Good night. I have a problem with this exercise:

Prove that the union of two denumerable sets is denumerable.


Be $A,B\subset\mathbb{R}$ where A and B are numerable, in other words $f:\mathbb{N\rightarrow}A$ biyective and $g:\mathbb{N\rightarrow}B$. Be $h:\mathbb{N\rightarrow}A\cup B$ and suppose:

$A=\left\{ a_{1},a_{2},a_{3},...\right\} $

$B=\left\{ b_{1},b_{2},b_{3},...\right\} $

I construct a function biyective such that

$1\rightarrow a_{1}$

$2\rightarrow b_{1}$

$3\rightarrow a_{2}$

$4\rightarrow b_{2}$




Where $h(x)=\begin{cases} 2k+1\rightarrow a_{k}\:k\epsilon\mathbb{N}\\ 2k\rightarrow b_{k}\:k\epsilon\mathbb{N} \end{cases}$

If we see the function $h(x)$ she is $\mathbb{N}$ in other words, $A\cup B$=$\mathbb{N}$ then $h:\mathbb{N\rightarrow}A\cup B$ is biyective.

But i feel my proof is too bad, can someone help me?

  • 1
    $\begingroup$ Almost straight from the get-go, you're assuming $A$ and $B$ are disjoint. This isn't too difficult an issue to amend, but you may want to mention something about it. $\endgroup$ – Aweygan Aug 2 '16 at 22:02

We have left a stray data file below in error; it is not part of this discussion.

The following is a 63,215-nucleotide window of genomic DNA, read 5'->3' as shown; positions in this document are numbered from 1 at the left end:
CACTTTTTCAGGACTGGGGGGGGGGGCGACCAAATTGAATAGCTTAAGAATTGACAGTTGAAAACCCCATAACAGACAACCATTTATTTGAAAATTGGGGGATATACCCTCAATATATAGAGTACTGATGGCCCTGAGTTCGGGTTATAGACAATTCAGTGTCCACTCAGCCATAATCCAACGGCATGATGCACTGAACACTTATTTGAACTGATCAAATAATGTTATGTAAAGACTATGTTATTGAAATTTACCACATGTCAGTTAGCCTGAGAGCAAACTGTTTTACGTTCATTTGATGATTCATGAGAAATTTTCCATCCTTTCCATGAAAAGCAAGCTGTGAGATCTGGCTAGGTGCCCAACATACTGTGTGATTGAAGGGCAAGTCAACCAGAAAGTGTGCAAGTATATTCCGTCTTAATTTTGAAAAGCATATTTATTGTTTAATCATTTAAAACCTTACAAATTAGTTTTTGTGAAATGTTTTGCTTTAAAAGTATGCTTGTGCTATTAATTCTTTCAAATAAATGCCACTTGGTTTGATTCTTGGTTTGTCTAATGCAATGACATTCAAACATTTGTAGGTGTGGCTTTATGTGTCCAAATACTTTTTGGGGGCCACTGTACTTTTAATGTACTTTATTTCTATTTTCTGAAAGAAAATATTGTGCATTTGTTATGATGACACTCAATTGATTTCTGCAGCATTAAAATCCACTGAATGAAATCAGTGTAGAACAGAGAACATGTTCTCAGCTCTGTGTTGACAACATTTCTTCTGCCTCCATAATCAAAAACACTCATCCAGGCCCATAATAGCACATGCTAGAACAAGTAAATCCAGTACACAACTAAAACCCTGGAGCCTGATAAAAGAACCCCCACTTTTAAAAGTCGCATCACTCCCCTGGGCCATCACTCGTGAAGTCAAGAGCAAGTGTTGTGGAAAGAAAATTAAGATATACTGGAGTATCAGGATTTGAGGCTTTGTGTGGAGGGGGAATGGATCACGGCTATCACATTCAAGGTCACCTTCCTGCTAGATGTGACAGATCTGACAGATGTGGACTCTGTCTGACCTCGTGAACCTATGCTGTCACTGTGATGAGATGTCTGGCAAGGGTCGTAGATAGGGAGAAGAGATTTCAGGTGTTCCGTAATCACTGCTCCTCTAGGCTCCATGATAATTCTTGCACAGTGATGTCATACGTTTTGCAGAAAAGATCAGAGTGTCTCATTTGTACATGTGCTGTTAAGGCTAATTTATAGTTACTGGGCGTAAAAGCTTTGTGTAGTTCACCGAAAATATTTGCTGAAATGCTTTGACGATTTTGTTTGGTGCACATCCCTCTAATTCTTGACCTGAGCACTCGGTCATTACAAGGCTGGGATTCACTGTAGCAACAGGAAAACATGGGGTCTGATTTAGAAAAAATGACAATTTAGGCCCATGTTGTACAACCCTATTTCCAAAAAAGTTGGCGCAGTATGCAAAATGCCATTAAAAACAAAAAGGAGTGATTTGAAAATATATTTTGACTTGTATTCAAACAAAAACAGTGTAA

• $\begingroup$ Your function $h$ need not ba bijection; for instance, if $A \cap B \ne \emptyset$ then $h$ is not a bijection. But $h$ is surjective, and this should help you. $\endgroup$ – Lee Mosher Aug 2 '16 at 22:03
  • $\begingroup$ If you want to construct a bijection, you can let $C = B \setminus A$ and note that $A \cup B = A \cup C$, where $A \cup C$ is a disjoint union. Then you can apply your method to $A$ and $C$ (but be careful that $C$ may not be infinite and could even be empty). $\endgroup$ – Bungo Aug 2 '16 at 22:07
  • $\begingroup$ I edited the tags and clarified the title and question to reflect the apparent intent. If the result is not what you intended, please fix accordingly. :-) $\endgroup$ – Bungo Aug 2 '16 at 22:11

The proof is almost correct, and is actually a good way of approaching the problem. One small error is that $h$ is not actually bijective, since you can have $a_i=b_j$ for some $i, j$. However, $h$ is still surjective, which suffices to show the union is countable.


We describe one way to modify your argument.

We assume that both sets are countably infinite. Suppose that we have defined $h(k)$ for every $k\lt n$.

If $n$ is even, let $h(n)=b_j$, where $j$ is the smallest positive integer such that $b_j\ne h(k)$ for any $k\lt n$.

If $n$ is odd, $h(n)=a_j$, where $j$ is the smallest positive integer such that $a_j\ne h(k)$ for any $k\lt n$.

Now one can verify that $h$ is a bijection from $\mathbb{N}$ to $A\cup B$.


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